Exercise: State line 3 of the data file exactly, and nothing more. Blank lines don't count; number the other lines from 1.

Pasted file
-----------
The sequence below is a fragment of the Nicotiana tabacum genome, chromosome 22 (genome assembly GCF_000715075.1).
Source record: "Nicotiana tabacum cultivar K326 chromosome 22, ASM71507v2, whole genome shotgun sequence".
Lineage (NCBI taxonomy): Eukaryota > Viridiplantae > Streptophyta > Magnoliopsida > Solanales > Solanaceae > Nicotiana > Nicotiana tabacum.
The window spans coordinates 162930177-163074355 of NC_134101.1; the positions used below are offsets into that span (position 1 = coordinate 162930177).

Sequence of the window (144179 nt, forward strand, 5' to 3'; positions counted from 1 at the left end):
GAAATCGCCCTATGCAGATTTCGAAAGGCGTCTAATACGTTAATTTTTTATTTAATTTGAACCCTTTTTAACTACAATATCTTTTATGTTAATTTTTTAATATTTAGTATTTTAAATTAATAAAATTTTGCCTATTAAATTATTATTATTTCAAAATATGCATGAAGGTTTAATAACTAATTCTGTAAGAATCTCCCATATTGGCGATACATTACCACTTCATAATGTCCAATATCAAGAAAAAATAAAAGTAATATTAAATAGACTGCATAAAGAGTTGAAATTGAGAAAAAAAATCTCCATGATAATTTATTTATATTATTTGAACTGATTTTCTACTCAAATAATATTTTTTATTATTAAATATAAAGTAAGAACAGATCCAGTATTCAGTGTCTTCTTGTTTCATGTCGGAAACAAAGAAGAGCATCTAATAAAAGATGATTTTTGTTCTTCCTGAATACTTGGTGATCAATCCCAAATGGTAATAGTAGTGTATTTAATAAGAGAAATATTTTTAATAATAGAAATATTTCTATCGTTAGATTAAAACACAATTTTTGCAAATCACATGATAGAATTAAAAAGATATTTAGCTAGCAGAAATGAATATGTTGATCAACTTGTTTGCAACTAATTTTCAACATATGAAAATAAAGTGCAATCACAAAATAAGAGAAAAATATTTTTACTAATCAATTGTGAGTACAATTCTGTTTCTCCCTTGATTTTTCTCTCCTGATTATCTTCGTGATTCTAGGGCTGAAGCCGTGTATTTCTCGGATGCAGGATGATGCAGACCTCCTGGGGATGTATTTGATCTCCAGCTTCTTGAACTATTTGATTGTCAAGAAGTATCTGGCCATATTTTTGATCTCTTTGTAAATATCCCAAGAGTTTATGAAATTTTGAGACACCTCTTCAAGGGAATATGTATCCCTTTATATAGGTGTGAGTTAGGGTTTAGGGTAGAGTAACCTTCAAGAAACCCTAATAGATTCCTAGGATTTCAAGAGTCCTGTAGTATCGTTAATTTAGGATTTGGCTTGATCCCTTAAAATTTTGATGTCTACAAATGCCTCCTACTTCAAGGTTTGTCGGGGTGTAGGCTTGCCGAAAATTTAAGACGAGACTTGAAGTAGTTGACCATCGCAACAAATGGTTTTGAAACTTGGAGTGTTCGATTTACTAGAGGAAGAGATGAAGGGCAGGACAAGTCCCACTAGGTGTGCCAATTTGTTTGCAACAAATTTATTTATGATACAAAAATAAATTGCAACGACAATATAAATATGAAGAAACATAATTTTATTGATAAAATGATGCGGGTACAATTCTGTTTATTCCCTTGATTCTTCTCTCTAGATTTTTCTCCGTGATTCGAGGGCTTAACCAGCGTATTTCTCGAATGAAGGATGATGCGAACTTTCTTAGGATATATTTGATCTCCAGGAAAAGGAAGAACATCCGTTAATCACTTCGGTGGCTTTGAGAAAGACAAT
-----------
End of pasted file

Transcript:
Lineage (NCBI taxonomy): Eukaryota > Viridiplantae > Streptophyta > Magnoliopsida > Solanales > Solanaceae > Nicotiana > Nicotiana tabacum.